DANAKIL - Parks und Gärten/BUGA
The new highlight Danakil
From rainforest to desert
Erfurt - a garden city with tradition
Erfurt has been regarded as the birthplace of professional horticulture since the 18th century. Horticultural shows have a long tradition here, with the first one being organised in 1833, followed by many more since. In 1961, the city hosted the International Horticultural Exhibition of the Socialist Nations, or IGA, which had an ambitious concept and attracted more than three million visitors. Now the garden show is making a welcome return to the city of flowers with BUGA 2021.
Even the green-fingered locals are amazed by what flourishes in the brand-new, futuristic-looking glass building with its gleaming white steel struts, located at the heart of the egapark, once home to the IGA. Not only does it contain both cacti and tropical climbing plants, the complex also replicates the baking heat of the Sahara as well as the tropical humidity of the jungle. Meerkats scrabble in the sand, pinecone lizards flick their tongues, and if you look closely you might even catch sight of cactus mice and freshwater rays in their (near-) natural habitat.
Danakil ©Gregor Lengler, Thüringer Tourismus GmbH
The latest Danakil
Danakil is the name of this attraction, a major highlight of the 2021 Federal Horticultural Exhibition in Erfurt. It is an innovative desert and jungle complex, in which visitors can experience two of the most extreme natural environments on the planet – the desert and the rainforest – under one roof. The complex is named after a region in Ethiopia that was once a jungle but became one of the hottest and most arid deserts in the world. Two contrasting habitats, in which plants and animals have had to develop special ways of adapting in order to survive, either to a great deal of water or to very little.
Kathrin Weiß, BUGA Managing Director ©Gregor Lengler, Thüringer Tourismus GmbH
“We wanted an ecological topic with contemporary relevance that would offer visitors a real experience all year round,” explains BUGA Managing Director Kathrin Weiß, who has travelled to our meeting by bike and carries a backpack emblazoned with the words ‘garden goddess’. “Danakil allows us to explain how precious water is, and how plants and animals develop strategies in order to adapt to extreme climate conditions.” And, apart from anything else, they now have a nice new home for the ega cacti collection, she adds with a smile.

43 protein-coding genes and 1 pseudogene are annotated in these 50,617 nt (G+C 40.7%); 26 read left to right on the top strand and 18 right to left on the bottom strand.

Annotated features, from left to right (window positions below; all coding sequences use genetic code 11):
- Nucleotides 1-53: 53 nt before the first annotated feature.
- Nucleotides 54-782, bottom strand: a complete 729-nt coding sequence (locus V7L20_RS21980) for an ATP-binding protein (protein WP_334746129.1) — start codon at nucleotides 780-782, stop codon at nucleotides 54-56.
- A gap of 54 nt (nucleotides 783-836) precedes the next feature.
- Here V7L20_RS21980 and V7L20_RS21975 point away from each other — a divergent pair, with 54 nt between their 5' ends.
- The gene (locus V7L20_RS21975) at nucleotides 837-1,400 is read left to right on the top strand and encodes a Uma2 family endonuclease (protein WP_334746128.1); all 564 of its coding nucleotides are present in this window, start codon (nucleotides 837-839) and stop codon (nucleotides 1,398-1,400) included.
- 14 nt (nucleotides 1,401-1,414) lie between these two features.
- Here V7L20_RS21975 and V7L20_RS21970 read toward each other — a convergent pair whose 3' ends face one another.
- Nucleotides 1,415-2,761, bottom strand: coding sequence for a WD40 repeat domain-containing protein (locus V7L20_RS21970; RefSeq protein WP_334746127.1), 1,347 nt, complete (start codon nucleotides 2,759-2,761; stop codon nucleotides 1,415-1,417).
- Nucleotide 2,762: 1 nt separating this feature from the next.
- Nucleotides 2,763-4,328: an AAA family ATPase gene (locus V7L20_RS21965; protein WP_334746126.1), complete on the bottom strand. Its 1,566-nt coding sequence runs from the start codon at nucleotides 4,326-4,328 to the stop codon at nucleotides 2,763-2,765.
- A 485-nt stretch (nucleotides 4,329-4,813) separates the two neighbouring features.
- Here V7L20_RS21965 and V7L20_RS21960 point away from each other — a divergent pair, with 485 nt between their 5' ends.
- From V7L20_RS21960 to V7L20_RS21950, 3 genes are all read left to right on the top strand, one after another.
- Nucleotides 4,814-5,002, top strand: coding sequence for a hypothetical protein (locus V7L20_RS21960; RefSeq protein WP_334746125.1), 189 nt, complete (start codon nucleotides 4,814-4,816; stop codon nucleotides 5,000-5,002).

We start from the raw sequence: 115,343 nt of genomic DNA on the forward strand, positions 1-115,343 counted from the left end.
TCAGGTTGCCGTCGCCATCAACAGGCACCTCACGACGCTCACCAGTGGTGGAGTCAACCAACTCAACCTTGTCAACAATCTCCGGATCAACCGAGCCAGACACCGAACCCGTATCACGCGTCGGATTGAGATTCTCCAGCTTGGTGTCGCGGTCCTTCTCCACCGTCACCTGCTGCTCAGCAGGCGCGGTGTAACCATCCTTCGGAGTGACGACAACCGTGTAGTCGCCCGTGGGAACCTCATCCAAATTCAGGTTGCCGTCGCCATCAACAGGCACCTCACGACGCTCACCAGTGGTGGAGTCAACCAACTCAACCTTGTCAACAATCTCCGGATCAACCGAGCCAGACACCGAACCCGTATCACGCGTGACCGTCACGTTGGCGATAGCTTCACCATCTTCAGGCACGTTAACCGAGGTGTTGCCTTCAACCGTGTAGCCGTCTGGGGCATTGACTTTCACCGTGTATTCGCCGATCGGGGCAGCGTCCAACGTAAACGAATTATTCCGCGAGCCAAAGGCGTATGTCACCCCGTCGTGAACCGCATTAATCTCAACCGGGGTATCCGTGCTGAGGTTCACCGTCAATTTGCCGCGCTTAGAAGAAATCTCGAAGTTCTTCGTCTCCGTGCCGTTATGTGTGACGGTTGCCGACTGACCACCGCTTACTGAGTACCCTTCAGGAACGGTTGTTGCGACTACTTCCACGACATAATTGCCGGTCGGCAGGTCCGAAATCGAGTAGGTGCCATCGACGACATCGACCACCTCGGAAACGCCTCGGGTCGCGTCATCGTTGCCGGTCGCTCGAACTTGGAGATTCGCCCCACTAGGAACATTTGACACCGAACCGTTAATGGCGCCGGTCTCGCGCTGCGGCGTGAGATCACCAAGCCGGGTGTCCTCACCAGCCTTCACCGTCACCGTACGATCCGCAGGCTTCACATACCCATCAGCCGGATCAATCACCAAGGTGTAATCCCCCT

At the desert
As you step inside the Danakil complex, you first have to cross a deceptively realistic dry river valley, or wadi, replicated with sprayed concrete, before arriving in the vast, bright hall that has been transformed into an undulating desert landscape. There are palm trees stretching towards the sun, and succulents, such as a four-metre-high prickly pear, taking root in the bone-dry soil.
Prickly water storage: cacti in the Danakil desert house ©Gregor Lengler, Thüringer Tourismus GmbH
Desert dwellers, including spiders and scorpions, are securely housed in terrariums. There are also transparent ‘magic monitors’ on which visitors can look at plants and animals that are typically found in these habitats, but which are protected and therefore absent from the Danakil complex. And if you point a ‘landscape scanner’ at any plant, the monitor will tell you pretty much everything there is to know about it.
A true green hell
The rainforest, the second world of discovery, is described as “a true green hell” by Markus Lehmann, the gardener in charge of the project, not without pride. He and his colleagues have put more than a thousand plant varieties into the substratum soil, where moisture is stored, based on a planting scheme drawn up in collaboration with the project’s scenographer.
World of discovery: rainforest ©Victoria Wille BUGA Erfurt 2021 GgmbH
The aim is for the end result to look as authentic as possible. Even the lift to the upper floor is concealed by the mighty arms of an (artificial) strangler fig. There is a sound of babbling water, and colourful butterflies flutter overhead. At scheduled feeding times, they are given sugar water, Lehmann explains, adding enthusiastically: “There has never been a project quite like Danakil. Water is so important to the climate. Visitors can finally make sense of the interrelationships here.” The young gardener points out a bromeliad that is growing on the very top of a rainforest tree. “Their leaves are shaped so they collect water. And the poison dart frog uses these little pools to spawn.” All this in the heart of Erfurt. The founding fathers of horticulture would have been truly delighted to see it!
Gardener Markus Lehmann with magnificent heliconias ©Gregor Lengler, TTG